Sanger sequencing data files can be used to measure copy number proportions

A couple of months ago, we read the overlapping peaks of both the wildtype and the BRAF V600E mutant traces in the electropherogram of Sanger sequencing from a clinical sample. We wanted to find out the variant allele frequency (VAF). The first thing we thought about is next generation sequencing (NGS). Last week, I read this interesting review about estimating copy number proportions by Sanger sequencing. That means we do not have to do an NGS analysis, just upload the Sanger sequencing file to a specific software to get the VAF data. That saves time and money!

Traditionally, people think Sanger sequencing provides accurate sequencing results with limited sensitivity, providing qualitative, but not quantitative results. When determining allele frequency or copy number proportions, we often turn to other quantitative methods such as qPCR and NGS. But in the recent years, different computer software has been developed to measure copy number proportions by analyzing the sanger trace files right after sequencing without using another lab technique.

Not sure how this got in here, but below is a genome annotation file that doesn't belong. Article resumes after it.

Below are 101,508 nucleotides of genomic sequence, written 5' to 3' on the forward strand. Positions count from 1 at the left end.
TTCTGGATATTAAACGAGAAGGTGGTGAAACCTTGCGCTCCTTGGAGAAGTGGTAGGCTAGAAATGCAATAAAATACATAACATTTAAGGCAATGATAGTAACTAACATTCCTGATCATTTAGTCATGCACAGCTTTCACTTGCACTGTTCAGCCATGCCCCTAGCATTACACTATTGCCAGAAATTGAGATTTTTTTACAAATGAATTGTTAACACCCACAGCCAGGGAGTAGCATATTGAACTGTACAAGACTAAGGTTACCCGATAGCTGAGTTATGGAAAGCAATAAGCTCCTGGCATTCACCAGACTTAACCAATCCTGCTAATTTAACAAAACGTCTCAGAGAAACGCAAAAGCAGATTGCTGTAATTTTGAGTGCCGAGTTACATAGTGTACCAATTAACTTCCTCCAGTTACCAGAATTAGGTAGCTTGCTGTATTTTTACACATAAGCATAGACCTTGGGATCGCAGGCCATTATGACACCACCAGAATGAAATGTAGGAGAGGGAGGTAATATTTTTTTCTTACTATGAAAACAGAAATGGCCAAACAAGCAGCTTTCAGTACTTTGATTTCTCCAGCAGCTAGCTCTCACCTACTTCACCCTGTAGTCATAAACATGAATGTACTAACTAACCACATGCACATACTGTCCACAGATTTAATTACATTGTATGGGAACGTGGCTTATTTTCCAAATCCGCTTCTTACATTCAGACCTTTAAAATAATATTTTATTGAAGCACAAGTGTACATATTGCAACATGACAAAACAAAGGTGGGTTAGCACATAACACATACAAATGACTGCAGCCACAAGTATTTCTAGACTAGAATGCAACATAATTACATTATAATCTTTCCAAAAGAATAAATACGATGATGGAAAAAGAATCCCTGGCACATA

Applications of copy number proportion measurement

Based on the review, multiple applications can use software that quantifies copy number proportion using Sanger sequencing data. These applications play important roles in disease studies and diagnosis:

In addition, quantification of drug resistance in a population of bacteria and estimation of anti-viral gene target mutations in HIV and HCV are also important applications.

Advantages of quantification of copy number proportions using Sanger sequencing

Unlike other methods for quantitative or semi-quantitative tools, software analysis based on Sanger sequencing trace files saves time, reduces lab work, and is cost-effective. Since Sanger sequencing is a standard protocol that is already done before quantification of the interest, analysis by a free or commercial software is straightforward without application of another lab technique.

Overall, I am amazed that Sanger sequencing as a quantification tool has been fine-tuned and widely accepted. The “comeback of Sanger sequencing” as the author put it in the title, means extension of Sanger sequencing from qualitative to quantitative in the new era, killing two birds with one stone.

If you are using Sanger sequencing for any of these quantifications, I would love to hear more from you. And maybe you would also like to try our Sanger sequencing reagents for your experiments to save you more.